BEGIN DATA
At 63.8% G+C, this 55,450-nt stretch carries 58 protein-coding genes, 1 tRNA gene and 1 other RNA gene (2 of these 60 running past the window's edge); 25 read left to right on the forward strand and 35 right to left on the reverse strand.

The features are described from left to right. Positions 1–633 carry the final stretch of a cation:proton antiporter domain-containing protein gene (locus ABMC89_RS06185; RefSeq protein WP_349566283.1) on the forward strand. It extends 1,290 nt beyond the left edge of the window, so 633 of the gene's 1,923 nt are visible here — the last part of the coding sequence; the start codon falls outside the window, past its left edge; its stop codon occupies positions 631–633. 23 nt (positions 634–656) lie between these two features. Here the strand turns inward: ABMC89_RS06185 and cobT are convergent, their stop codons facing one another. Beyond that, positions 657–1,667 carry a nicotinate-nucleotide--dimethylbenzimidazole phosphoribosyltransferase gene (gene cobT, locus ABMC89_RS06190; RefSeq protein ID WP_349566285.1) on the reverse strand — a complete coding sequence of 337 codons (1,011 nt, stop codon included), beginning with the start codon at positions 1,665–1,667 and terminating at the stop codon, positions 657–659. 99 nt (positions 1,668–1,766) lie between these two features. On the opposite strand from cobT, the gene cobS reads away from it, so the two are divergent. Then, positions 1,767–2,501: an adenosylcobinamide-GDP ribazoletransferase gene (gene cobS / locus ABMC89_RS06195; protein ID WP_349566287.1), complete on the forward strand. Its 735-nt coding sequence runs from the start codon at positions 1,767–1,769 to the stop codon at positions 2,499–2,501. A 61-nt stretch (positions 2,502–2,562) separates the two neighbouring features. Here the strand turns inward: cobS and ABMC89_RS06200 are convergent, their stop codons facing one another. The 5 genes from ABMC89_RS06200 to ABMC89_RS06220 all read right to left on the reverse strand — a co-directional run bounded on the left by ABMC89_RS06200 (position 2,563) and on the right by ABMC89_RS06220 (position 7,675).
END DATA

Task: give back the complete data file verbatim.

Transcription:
At 63.8% G+C, this 55,450-nt stretch carries 58 protein-coding genes, 1 tRNA gene and 1 other RNA gene (2 of these 60 running past the window's edge); 25 read left to right on the forward strand and 35 right to left on the reverse strand.

The features are described from left to right. Positions 1–633 carry the final stretch of a cation:proton antiporter domain-containing protein gene (locus ABMC89_RS06185; RefSeq protein WP_349566283.1) on the forward strand. It extends 1,290 nt beyond the left edge of the window, so 633 of the gene's 1,923 nt are visible here — the last part of the coding sequence; the start codon falls outside the window, past its left edge; its stop codon occupies positions 631–633. 23 nt (positions 634–656) lie between these two features. Here the strand turns inward: ABMC89_RS06185 and cobT are convergent, their stop codons facing one another. Beyond that, positions 657–1,667 carry a nicotinate-nucleotide--dimethylbenzimidazole phosphoribosyltransferase gene (gene cobT, locus ABMC89_RS06190; RefSeq protein ID WP_349566285.1) on the reverse strand — a complete coding sequence of 337 codons (1,011 nt, stop codon included), beginning with the start codon at positions 1,665–1,667 and terminating at the stop codon, positions 657–659. 99 nt (positions 1,668–1,766) lie between these two features. On the opposite strand from cobT, the gene cobS reads away from it, so the two are divergent. Then, positions 1,767–2,501: an adenosylcobinamide-GDP ribazoletransferase gene (gene cobS / locus ABMC89_RS06195; protein ID WP_349566287.1), complete on the forward strand. Its 735-nt coding sequence runs from the start codon at positions 1,767–1,769 to the stop codon at positions 2,499–2,501. A 61-nt stretch (positions 2,502–2,562) separates the two neighbouring features. Here the strand turns inward: cobS and ABMC89_RS06200 are convergent, their stop codons facing one another. The 5 genes from ABMC89_RS06200 to ABMC89_RS06220 all read right to left on the reverse strand — a co-directional run bounded on the left by ABMC89_RS06200 (position 2,563) and on the right by ABMC89_RS06220 (position 7,675).